Holland is straight-up perfect for this material, playing an agent who striving to have his rookie player earn money. One day, he gives him a package containing a “Bible”, which will come in use to him at some point. However, he is shocked to learn that he used a loan without his consent and going at it with a teammate on social media. The real scene-stealer is Bill Duke as Spence Jones, the coach for a youth basketball program in the Bronx who happens to be Ray’s trusted friend. Whenever he hears about slavery, he gets ticked off. “I love the Lord and all His black people,” he says.

Soderbergh does a great job using this cheap filmmaking technology with a clever variety of angles and techniques. I’ll definitely have to watch it again, but there is a lot to like here. High Flying Bird is the first great movie of 2019.

8.5/10

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“Call Me by Your Name”: A Friendship to Remember

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Elio (Timothée Chalamet) and Oliver (Armie Hammer) develop a beautiful friendship in Call Me by Your Name. (Source: Taste of Cinema)

Movies containing gay relationships are a mixed bag. If the movies handle the subject with care (i.e. Brokeback Mountain and Moonlight), they result in being poignant movies. If the subject is being exploited, they tend to be insensitive, disgraceful, and have the characters being portrayed as stereotypes. Only a few great filmmakers would put so much authenticity into their direction and their character development.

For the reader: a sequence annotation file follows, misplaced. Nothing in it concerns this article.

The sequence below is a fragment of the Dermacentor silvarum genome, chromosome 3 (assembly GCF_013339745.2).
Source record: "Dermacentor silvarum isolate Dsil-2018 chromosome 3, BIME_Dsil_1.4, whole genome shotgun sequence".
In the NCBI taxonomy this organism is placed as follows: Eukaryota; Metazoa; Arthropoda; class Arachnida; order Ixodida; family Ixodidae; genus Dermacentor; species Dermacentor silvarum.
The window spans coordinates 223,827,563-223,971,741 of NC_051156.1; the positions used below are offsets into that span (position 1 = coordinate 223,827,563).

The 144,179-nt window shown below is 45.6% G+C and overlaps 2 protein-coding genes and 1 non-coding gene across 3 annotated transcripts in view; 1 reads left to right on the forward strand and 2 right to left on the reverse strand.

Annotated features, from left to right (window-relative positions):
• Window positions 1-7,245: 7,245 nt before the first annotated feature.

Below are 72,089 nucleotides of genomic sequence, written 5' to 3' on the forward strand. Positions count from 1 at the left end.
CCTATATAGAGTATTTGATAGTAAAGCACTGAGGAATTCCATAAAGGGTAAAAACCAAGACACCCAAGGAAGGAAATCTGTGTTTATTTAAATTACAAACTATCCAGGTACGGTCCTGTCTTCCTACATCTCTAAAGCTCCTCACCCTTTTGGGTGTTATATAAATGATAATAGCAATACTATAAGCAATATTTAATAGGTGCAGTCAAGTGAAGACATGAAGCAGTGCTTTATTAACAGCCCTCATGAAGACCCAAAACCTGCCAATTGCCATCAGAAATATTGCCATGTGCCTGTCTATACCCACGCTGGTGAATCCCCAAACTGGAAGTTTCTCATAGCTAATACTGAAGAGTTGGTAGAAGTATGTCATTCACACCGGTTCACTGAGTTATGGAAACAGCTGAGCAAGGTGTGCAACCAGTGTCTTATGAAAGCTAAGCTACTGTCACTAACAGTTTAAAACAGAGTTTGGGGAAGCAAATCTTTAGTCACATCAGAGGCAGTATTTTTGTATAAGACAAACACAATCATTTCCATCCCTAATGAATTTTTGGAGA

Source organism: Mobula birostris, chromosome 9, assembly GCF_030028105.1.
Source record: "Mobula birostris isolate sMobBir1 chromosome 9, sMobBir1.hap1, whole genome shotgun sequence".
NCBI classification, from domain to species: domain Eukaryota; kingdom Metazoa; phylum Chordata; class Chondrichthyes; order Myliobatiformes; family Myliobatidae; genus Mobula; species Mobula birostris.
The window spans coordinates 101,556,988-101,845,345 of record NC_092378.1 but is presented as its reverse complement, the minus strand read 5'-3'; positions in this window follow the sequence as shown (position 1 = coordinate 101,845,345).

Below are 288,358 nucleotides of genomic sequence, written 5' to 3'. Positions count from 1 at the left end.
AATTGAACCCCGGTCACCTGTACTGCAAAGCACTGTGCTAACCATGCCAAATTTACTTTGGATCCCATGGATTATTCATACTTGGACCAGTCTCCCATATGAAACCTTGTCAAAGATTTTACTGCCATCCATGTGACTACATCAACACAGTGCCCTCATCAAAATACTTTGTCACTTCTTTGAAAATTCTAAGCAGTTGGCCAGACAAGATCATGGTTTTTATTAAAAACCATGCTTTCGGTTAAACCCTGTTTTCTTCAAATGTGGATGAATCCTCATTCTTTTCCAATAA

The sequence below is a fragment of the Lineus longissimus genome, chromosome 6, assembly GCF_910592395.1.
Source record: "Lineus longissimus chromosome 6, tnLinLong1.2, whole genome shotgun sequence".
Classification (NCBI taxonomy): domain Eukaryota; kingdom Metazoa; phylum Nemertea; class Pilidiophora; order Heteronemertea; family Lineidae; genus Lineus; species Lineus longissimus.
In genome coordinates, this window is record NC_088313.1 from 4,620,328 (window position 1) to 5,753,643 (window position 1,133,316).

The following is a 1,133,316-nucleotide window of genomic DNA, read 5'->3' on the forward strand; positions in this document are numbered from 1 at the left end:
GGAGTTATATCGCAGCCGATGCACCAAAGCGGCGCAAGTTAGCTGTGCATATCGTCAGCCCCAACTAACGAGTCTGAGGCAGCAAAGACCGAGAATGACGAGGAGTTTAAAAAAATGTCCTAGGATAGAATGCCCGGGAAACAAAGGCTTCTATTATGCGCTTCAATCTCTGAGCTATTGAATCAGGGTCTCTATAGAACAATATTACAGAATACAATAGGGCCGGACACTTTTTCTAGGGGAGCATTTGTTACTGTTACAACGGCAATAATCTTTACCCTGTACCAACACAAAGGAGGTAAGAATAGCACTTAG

Italian director Luca Guadagnino (who is gay) is known for casting Tilda Swinton in his movies. Ten years after his feature debut, The Protagonists (1999), he became a household name when he directed the 2009 film I Am Love, which premiered at the Venice Film Festival of that year. A Bigger Splash (2016) was a good-ol’ time being around four people spending vacation in Sicily, from its gorgeous scenery to the erotic, sensual nature of its characters. Recently, he took charge in expanding the scary world of the Suspiria remake, by making it an hour longer than its original. However, it didn’t receive a warm reception, compared to his previous films. He would join screenwriter James Ivory to give his native country a brand new light in his 2017 film, based on a novel by Andre Aciman.